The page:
DPS 35th Meeting, 1-6 September 2003
Session 20. Planetary Rings II
Poster, Highlighted on, Wednesday, September 3, 2003, 3:00-5:30pm, Sierra Ballroom I-II

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[20.08] Collisional and Rotational Evolution of a Ring-Moonlet System

K. Ohtsuki (U. Colorado)

Planetary rings such as Saturn's rings are composed of a number of particles and moonlets, and these small bodies undergo mutual collisions. Although physical properties of these small bodies are poorly understood, they might be inferred from their dynamical behavior such as random velocity evolution, structure formation, and rotation rates. In many of theoretical studies on planetary rings, it is often assumed that ring particles are smooth spheres. However, it is not realistic, and particles should have rough surface, which should cause rotation of particles as a result of oblique impacts. We examine the rotation of a moonlet embedded in planetary rings caused by impacts of ring particles, based on the results of analytic calculation and numerical orbital integration for the three-body problem. Taking into account the Rayleigh distribution of orbital eccentricities and inclinations of particles, we evaluate both systematic and random components of rotation, the former one arising from an average of a number of impacts and the latter one being contribution from large impacts. Calculations for parameter values corresponding to Saturn's C ring show that a moonlet would spin slowly in the prograde direction if most of impactors are small particles whose velocity dispersion is much smaller than the moonlet's escape velocity. However, we also find that the effect of the random component can be significant, if the velocity dispersion of particles is as large as the escape velocity and large impacts are common; in this case, slow rotation in both prograde and retrograde directions would be expected. We will also discuss other related issues, such as rotation and accretion of ring particles.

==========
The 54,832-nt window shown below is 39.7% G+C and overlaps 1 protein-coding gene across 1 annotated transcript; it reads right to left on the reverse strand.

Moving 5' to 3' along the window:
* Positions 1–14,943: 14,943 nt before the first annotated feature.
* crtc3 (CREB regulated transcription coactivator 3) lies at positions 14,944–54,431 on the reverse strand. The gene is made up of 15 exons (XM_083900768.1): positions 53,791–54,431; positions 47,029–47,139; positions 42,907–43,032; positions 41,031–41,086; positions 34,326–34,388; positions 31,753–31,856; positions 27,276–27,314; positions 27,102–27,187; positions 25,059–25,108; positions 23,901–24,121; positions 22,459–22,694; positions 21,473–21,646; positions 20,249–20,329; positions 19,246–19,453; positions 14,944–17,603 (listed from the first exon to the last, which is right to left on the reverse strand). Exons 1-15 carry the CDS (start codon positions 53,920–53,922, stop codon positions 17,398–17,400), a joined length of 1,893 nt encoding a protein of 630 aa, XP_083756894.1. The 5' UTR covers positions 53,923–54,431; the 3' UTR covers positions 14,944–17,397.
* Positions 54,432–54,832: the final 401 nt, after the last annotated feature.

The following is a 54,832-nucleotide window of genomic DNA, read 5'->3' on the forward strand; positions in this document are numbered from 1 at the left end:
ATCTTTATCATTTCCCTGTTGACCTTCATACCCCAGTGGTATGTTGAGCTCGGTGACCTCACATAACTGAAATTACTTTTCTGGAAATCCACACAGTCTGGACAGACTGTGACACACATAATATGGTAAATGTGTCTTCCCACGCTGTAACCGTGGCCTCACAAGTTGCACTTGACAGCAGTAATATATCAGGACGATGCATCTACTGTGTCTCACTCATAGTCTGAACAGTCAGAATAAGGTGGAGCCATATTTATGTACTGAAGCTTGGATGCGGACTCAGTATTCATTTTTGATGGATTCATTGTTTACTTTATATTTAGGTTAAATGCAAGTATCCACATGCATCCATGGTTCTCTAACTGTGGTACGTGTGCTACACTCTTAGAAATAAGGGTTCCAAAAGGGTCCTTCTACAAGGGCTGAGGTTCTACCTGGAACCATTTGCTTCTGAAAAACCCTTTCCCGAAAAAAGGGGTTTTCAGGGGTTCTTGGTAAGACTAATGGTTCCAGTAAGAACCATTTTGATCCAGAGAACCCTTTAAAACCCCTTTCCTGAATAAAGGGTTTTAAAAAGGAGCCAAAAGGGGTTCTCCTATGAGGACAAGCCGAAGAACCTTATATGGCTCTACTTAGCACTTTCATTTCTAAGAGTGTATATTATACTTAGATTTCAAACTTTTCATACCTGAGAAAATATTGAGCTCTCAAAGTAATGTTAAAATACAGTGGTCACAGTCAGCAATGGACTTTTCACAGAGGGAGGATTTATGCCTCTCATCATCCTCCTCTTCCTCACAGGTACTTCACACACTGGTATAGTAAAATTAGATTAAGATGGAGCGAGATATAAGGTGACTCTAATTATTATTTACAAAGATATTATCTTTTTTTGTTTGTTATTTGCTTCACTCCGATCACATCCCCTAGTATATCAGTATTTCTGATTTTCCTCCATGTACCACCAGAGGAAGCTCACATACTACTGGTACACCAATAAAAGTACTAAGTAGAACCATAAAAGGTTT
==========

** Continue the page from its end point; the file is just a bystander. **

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Bulletin of the American Astronomical Society, 35 #4
© 2003. The American Astronomical Soceity.